Fewer dogs will be saved if a pound isn't reinstated in Wodonga, the city's dog rescue says.
Volunteers have put out an S.O.S. for dedicated volunteers and a long-term facility so that they can house animals, or else they'll have to wind back operations.
Flow-on effects from COVID-19 and the tightening rental market have prompted more surrenders to the rescue, its leader Peta McRae said.
"We've had surrenders because of domestic violence, we've had homeless people reaching out asking if we could take their dogs and we've got nothing that we can offer them," she said.
"We need a facility that we can put dogs in for all sorts of reasons.
"If we've got them at the one facility, we can get people to come meet the animals, we can get volunteers in to walk the dogs.
"It's just really frustrating that the old pound is sitting there doing nothing.
"We have to pay to put dogs in kennels if I go away - there's nothing else. I haven't had a holiday in 30 years."
The rescue was working with Council at their pound facility on the grounds of the tip, but began renting a building at Sangsters Road soon after the pound was closed in 2016.
This has limited space for housing dogs and is within a residential area, meaning Ms McRae is often forced to keep surrenders at her own home.
A record 40 dogs a month and many kittens are currently being saved by the group.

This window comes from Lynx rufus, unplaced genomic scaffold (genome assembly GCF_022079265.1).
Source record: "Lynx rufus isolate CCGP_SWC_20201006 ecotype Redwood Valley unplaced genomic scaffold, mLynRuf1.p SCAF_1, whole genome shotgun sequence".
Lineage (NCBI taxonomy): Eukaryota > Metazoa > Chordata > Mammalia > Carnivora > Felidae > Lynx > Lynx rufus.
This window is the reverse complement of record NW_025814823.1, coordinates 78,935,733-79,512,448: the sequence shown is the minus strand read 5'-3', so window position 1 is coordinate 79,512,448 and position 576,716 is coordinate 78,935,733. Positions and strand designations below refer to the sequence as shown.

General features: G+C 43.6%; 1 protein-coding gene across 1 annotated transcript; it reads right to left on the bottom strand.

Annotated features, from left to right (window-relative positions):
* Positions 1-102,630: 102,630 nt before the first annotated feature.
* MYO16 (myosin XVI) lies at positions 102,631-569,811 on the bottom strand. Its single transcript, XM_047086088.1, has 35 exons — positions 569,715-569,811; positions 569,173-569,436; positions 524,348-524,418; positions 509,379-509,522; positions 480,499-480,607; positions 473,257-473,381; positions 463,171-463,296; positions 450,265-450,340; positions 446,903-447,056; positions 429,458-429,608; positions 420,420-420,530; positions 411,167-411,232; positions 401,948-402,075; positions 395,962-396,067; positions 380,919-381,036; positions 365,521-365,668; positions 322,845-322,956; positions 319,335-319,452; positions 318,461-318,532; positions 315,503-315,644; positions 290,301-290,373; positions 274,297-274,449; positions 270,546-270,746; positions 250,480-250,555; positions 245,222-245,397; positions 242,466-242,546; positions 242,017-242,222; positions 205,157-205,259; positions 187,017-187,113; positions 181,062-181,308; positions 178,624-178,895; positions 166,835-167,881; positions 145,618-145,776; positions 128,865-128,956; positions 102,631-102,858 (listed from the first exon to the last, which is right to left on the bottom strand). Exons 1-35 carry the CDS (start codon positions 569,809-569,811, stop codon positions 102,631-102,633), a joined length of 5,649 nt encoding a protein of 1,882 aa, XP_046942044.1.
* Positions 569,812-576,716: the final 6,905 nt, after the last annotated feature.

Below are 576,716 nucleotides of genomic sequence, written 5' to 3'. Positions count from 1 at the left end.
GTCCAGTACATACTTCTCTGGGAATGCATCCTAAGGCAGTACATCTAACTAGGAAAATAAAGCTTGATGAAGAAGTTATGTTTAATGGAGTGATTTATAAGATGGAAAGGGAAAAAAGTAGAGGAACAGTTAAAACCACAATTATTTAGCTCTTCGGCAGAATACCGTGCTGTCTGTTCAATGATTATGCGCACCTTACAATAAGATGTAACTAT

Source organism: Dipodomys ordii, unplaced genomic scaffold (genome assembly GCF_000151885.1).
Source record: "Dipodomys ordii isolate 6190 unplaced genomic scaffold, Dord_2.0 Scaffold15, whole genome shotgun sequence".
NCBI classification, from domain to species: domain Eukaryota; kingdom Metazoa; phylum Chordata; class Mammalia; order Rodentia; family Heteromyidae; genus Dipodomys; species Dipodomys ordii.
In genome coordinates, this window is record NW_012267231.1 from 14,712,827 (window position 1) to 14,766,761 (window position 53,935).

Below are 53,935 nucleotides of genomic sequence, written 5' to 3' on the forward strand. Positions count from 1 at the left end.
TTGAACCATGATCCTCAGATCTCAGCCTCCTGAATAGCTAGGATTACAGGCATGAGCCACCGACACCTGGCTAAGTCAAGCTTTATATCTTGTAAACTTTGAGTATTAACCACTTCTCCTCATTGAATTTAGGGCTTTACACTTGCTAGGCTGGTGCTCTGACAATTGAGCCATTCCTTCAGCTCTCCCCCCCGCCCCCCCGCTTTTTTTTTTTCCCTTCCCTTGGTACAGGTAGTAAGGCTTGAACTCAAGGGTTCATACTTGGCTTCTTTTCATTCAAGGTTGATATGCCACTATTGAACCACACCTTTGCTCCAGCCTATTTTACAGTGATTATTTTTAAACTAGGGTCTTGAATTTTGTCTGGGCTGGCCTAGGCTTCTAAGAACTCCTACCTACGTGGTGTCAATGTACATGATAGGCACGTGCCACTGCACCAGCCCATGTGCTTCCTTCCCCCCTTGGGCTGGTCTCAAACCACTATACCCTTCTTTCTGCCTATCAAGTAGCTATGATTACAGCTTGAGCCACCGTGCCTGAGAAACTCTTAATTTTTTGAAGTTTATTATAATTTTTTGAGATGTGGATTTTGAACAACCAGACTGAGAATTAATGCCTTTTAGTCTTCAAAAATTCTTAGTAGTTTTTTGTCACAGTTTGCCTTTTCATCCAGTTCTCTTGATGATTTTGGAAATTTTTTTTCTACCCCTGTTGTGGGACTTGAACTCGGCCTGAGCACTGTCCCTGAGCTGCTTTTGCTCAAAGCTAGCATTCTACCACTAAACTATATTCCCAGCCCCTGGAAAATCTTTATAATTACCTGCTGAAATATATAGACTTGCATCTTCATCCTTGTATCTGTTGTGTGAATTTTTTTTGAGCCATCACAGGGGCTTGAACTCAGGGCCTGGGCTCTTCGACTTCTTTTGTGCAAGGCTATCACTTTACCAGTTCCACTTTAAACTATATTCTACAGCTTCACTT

Rangers take animals to the Albury pound, where they are kept for a mandatory period and can be legally sold or euthanised thereafter.
"They've told people to just let the dog go - that's when we're out at 10pm," Ms McRae said.
A ranger is always on call for emergencies, but due to occupational health and safety requirements, they will not attend to collect a roaming dog overnight, Wodonga Council said.
Chief executive Mark Dixon said a report on the options for pound will be presented to the May council meeting.
"The former pound building is kept for emergency requirements and is inside the Waste Transfer Station site, making it inaccessible to the community outside of opening hours," he said.
"The present facility - without significant upgrade - does not meet the Victorian standards for use for long stays or as a shelter or rescue facility.
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"As a community, it is important we are responsible pet owners."
There are concerns that Wodonga council will ultimately seek shared arrangements when Albury council takes over the pound this year.
The rescue will be meeting with the Animal Justice Party.
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